‘King of Canadian Coins’ to cross block at show’s auction

A 1921 50-cent coin – the iconic rarity known as the “King of Canadian Coins” – is expected to cross the auction block for $55,000 during the two-session “Premier Auction” set to kick off the National Postage Stamp and Coin Show tomorrow, a day before the biannual show opens its doors in Mississauga.

The coin, which was certified as genuine by Professional Coin Grading Service (PGCS), is one of more than 1,600 lots crossing the block this weekend during the combined stamp and coin auction hosted by Colonial Acres. The two-session sale begins with lot viewing tomorrow from noon-5 p.m., followed by the first session of the live auction at 5:30 p.m. The second session will be held the following day, March 23.

“As we roll into our third ‘Premier Auction’ event at the National Postage Stamp and Coin Show, we are pleased to say the auction is growing in both popularity and in size with over 1,600 lots up for sale,” said Kirk Parsons, co-owner of the Kitchener, Ont.-based auction house.

“We have received the best to-date response from consignors across Canada and the U.S., and this auction will have many highlights throughout all denominations and categories.”

A 1916-C gold sovereign in PCGS About Uncirculated-55 is expected to bring $32,000 as Lot 158.

INTERESTING HISTORY

As the second decade of the 20th century was drawing to a close, the demand for half dollars—a denomination first introduced to Canada in 1870—was waning.

According to the Charlton Standard Catalogue of Canadian Coins, the coin had an initial mintage of 206,398 pieces; however, contemporary demand was not present for Canada’s 50-cent denomination, and only about 28,000 pieces were issued between 1921 and 1929.

In 1920, the coin’s silver content was decreased to 80 per cent from its former sterling standard of 92.5 per cent. The following year, demand was so low the entire mintage of half dollars for 1921—more than 200,000 pieces—was held in storage by the Royal Canadian Mint.

The coins remained there for eight years, until 1929, when the need for half dollars was sufficient enough to consider a re-release.

Mint Master John Honeyford Campbell was worried the public would suspect the 1920-21 issues to be counterfeit if they were dispersed in 1929 owing to the large quantity as well as the old year-dates.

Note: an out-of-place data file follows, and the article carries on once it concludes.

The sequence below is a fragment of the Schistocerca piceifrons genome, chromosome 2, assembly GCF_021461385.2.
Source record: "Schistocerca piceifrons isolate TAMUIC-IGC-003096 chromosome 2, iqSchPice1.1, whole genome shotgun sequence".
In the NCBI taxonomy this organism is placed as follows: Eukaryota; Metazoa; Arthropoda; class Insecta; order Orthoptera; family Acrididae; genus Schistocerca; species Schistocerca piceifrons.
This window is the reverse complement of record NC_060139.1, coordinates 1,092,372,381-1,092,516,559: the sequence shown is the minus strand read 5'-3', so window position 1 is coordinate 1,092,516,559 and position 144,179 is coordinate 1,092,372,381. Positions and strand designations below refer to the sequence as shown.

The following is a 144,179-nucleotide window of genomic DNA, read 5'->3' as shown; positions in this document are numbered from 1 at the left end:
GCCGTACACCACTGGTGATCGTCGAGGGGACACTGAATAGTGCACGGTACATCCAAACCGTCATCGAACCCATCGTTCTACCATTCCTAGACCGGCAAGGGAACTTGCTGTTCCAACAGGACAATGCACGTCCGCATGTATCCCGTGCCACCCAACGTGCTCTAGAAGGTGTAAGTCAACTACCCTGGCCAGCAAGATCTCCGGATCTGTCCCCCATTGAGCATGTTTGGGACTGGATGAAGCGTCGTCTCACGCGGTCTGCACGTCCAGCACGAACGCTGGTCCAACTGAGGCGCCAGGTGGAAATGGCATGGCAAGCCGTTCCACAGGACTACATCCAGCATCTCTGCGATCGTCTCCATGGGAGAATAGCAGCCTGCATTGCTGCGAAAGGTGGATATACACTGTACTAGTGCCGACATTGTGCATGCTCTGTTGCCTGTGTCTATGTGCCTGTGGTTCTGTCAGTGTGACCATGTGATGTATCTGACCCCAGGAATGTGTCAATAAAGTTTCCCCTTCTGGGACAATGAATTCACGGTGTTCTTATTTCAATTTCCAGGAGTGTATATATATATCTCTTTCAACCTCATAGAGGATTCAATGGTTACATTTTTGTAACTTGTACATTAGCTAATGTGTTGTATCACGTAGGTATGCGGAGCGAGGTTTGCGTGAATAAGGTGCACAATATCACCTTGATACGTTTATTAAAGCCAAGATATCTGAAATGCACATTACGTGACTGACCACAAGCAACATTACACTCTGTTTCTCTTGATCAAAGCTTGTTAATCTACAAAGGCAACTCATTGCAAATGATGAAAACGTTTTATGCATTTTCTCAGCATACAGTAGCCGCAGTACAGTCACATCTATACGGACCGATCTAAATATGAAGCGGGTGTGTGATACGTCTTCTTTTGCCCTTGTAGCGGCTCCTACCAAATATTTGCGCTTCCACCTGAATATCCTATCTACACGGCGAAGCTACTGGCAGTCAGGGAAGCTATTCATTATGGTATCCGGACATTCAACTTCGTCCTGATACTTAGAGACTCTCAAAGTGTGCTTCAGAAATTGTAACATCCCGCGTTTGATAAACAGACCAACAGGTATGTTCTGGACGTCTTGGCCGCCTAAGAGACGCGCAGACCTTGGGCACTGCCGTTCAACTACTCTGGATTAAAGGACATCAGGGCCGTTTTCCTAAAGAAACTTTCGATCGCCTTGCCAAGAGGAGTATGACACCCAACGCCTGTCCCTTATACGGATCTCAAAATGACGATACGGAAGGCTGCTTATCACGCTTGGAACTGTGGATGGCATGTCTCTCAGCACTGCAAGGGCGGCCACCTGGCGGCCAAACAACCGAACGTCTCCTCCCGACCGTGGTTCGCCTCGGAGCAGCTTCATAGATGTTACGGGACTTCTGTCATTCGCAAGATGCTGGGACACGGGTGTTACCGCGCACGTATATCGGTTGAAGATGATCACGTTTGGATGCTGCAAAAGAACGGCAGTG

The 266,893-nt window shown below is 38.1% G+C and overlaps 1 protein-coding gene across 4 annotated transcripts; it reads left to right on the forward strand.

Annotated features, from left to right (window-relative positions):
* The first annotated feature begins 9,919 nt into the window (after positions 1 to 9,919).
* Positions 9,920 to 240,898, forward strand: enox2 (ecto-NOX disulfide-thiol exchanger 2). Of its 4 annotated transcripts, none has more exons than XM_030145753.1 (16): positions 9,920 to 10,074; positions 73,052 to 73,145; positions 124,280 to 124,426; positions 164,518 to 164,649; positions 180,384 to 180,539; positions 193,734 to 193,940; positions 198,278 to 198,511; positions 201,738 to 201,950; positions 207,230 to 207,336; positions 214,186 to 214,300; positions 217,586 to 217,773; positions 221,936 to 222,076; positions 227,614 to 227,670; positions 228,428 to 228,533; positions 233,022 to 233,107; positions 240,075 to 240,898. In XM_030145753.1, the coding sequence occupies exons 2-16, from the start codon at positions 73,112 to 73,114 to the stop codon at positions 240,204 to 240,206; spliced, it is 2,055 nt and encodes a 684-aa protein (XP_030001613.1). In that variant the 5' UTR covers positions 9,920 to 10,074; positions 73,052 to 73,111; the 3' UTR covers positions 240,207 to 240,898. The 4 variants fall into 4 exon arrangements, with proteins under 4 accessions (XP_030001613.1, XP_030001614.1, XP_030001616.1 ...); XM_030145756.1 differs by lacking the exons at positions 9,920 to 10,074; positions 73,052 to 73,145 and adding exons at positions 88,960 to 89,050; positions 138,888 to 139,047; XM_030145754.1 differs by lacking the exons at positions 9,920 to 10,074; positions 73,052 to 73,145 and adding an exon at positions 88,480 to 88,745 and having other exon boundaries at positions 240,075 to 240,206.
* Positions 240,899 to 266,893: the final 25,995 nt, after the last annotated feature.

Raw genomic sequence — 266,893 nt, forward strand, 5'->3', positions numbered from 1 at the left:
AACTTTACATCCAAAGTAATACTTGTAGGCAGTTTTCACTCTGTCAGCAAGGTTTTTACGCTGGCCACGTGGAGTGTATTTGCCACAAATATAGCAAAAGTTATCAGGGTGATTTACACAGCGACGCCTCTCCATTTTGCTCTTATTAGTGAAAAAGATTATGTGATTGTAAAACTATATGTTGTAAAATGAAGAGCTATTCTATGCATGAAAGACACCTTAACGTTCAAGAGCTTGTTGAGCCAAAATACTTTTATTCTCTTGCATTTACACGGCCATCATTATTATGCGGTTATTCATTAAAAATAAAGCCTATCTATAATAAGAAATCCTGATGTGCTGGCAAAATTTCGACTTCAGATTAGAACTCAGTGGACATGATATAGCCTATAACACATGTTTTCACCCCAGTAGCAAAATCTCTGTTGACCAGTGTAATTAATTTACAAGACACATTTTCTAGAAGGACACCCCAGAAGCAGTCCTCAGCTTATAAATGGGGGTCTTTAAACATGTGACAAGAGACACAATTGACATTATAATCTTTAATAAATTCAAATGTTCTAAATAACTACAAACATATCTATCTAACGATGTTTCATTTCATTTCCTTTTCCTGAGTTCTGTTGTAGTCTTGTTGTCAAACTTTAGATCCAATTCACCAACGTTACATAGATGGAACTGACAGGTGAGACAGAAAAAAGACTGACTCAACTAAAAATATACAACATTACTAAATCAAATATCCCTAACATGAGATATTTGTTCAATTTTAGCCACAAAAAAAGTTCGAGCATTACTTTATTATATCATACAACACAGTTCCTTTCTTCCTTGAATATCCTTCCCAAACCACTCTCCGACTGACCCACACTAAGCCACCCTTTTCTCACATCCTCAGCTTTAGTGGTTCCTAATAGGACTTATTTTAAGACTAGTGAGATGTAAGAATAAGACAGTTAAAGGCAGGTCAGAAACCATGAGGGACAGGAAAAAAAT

The stockpiled half dollars were subsequently melted and recoined into new 1929-dated 50-cent pieces. It’s believed only 75 of the 1921-dated coins survived the melting pot—some through the sale of Specimen sets and others through circulation strikes sold to visitors of the Mint.

STRONG PAPER MONEY, DECIMAL

The auction will highlight some finest-known examples, some “exceptionally rare items that don’t hit the market often” and “the usual assortment of great coins, banknotes and stamps for all collectors needs and budgets,” Parsons added.

Specifically, bidders can expect strong paper money and Canadian decimal sections consisting of key-date issues and “many better varieties that are highly sought after.”

“The paper money section is strong again with many highlights throughout this category that will be sure to spark some bidding action. The decimal section has some key date coins not offered for sale very often, so we are excited to see the action on these lots as well.”

Other highlights of the March 22-23 auction include:

  • Lot 158, a 1916-C gold sovereign in PCGS About Uncirculated-55 and with a pre-sale estimate of $32,000;
  • Lots 537 and 538, two 1921 five-cent coins in Very Fine-30 and About Uncirculated-50 and with pre-sale estimates of $17,000 and $10,000, respectively;
  • Lot 680, a 1969 10-cent “Large Date” variety in International Coin Certification Service (ICCS) Very Fine-20 and with a pre-sale estimate of $15,000;
  • Lot 714, an 1890H 25-cent coin from the acclaimed Victoria North Collection in ICCS-graded Mint State-65 and with a pre-sale estimate of $12,000;
  • Lot 698, an 1871H 25-cent “Obverse 2” variety in ICCS Mint State-65 and with a pre-sale estimate of $10,000;
  • Lots 1281 and 1282, two 1935 Series $50 notes (one in English and another in French), both of which are in PMG Very Fine-20 and have pre-sale estimates of $5,125 and $7,700, respectively;
  • Lot 1332, a 1954 $2 *Z/Z replacement note in Banknote Certification Service About Uncirculated-50 and with a pre-sale estimate of $5,500;
  • Lot 868, a 1919 50-cent coin in ICCS Mint State-65, one of only six known to exist, with a pre-sale estimate of $5,000;
  • Lot 1169, a 1925 $5 Dominion Bank note in Paper Money Guaranty (PMG) Very Fine-20 and with a Bogart-Nanton signature combination and a pre-sale estimate of $4,800;
  • Lot 284, an 1861 Nova Scotia cent “Large Bud” variety in ICCS Specimen-64 Red, one of only five known to exist, with a pre-sale estimate of $4,500;
  • Lot 624, an 1893 10-cent “Round Top 3, Obverse 6” variety in ICCS Very Fine-20 and with a pre-sale estimate of $4,000;
  • Lot 1457, a 1937 Mirror Specimen set certified by PCGS and with a pre-sale estimate of $4,000;
  • Lot 898, a 1947 50-cent “Maple Leaf, Curved 7” variety in ICCS Specimen-62 and with a pre-sale estimate of $4,000;
  • Lot 307, a rare 1942 Newfoundland cent in ICCS Mint State-65 Red, one of only two known to exist, with a pre-sale estimate of $3,500; and
  • Lot 617, an 1889 10-cent coin in ICCS Very Fine-20 and with a pre-sale estimate of $3,500.

LOT VIEWING

Both evening live-auction sessions on March 22-23 will be preceded by lot viewing throughout the day.

In addition to bidding from the floor, bids will be accepted online before and during the event as well as by phone and mail. Online pre-bidding began on iCollector earlier this month.

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